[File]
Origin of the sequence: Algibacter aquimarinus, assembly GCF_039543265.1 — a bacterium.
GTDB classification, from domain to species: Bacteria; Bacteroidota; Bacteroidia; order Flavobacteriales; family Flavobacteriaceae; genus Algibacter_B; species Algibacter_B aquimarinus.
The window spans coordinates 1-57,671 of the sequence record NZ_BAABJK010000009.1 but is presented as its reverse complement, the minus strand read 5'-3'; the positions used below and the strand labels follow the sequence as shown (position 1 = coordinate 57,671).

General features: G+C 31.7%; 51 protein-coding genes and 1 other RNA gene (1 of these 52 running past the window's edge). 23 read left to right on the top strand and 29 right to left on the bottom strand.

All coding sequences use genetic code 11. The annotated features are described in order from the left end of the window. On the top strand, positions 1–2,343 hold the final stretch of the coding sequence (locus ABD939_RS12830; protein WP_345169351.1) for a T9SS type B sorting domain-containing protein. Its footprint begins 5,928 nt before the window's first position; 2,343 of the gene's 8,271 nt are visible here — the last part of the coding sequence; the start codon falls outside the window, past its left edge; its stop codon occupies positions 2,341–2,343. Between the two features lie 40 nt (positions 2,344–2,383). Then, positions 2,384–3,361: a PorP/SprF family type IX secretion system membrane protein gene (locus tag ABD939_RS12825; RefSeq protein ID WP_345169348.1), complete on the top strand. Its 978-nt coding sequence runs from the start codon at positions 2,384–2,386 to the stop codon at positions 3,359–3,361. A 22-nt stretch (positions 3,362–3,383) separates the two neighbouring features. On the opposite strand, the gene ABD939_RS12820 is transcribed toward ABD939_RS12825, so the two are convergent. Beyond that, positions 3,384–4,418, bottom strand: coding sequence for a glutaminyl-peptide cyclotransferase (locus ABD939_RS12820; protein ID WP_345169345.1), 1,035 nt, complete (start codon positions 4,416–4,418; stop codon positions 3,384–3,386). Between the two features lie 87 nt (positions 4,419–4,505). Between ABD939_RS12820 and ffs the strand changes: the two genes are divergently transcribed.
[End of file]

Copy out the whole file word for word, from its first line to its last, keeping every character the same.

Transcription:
Origin of the sequence: Algibacter aquimarinus, assembly GCF_039543265.1 — a bacterium.
GTDB classification, from domain to species: Bacteria; Bacteroidota; Bacteroidia; order Flavobacteriales; family Flavobacteriaceae; genus Algibacter_B; species Algibacter_B aquimarinus.
The window spans coordinates 1-57,671 of the sequence record NZ_BAABJK010000009.1 but is presented as its reverse complement, the minus strand read 5'-3'; the positions used below and the strand labels follow the sequence as shown (position 1 = coordinate 57,671).

General features: G+C 31.7%; 51 protein-coding genes and 1 other RNA gene (1 of these 52 running past the window's edge). 23 read left to right on the top strand and 29 right to left on the bottom strand.

All coding sequences use genetic code 11. The annotated features are described in order from the left end of the window. On the top strand, positions 1–2,343 hold the final stretch of the coding sequence (locus ABD939_RS12830; protein WP_345169351.1) for a T9SS type B sorting domain-containing protein. Its footprint begins 5,928 nt before the window's first position; 2,343 of the gene's 8,271 nt are visible here — the last part of the coding sequence; the start codon falls outside the window, past its left edge; its stop codon occupies positions 2,341–2,343. Between the two features lie 40 nt (positions 2,344–2,383). Then, positions 2,384–3,361: a PorP/SprF family type IX secretion system membrane protein gene (locus tag ABD939_RS12825; RefSeq protein ID WP_345169348.1), complete on the top strand. Its 978-nt coding sequence runs from the start codon at positions 2,384–2,386 to the stop codon at positions 3,359–3,361. A 22-nt stretch (positions 3,362–3,383) separates the two neighbouring features. On the opposite strand, the gene ABD939_RS12820 is transcribed toward ABD939_RS12825, so the two are convergent. Beyond that, positions 3,384–4,418, bottom strand: coding sequence for a glutaminyl-peptide cyclotransferase (locus ABD939_RS12820; protein ID WP_345169345.1), 1,035 nt, complete (start codon positions 4,416–4,418; stop codon positions 3,384–3,386). Between the two features lie 87 nt (positions 4,419–4,505). Between ABD939_RS12820 and ffs the strand changes: the two genes are divergently transcribed.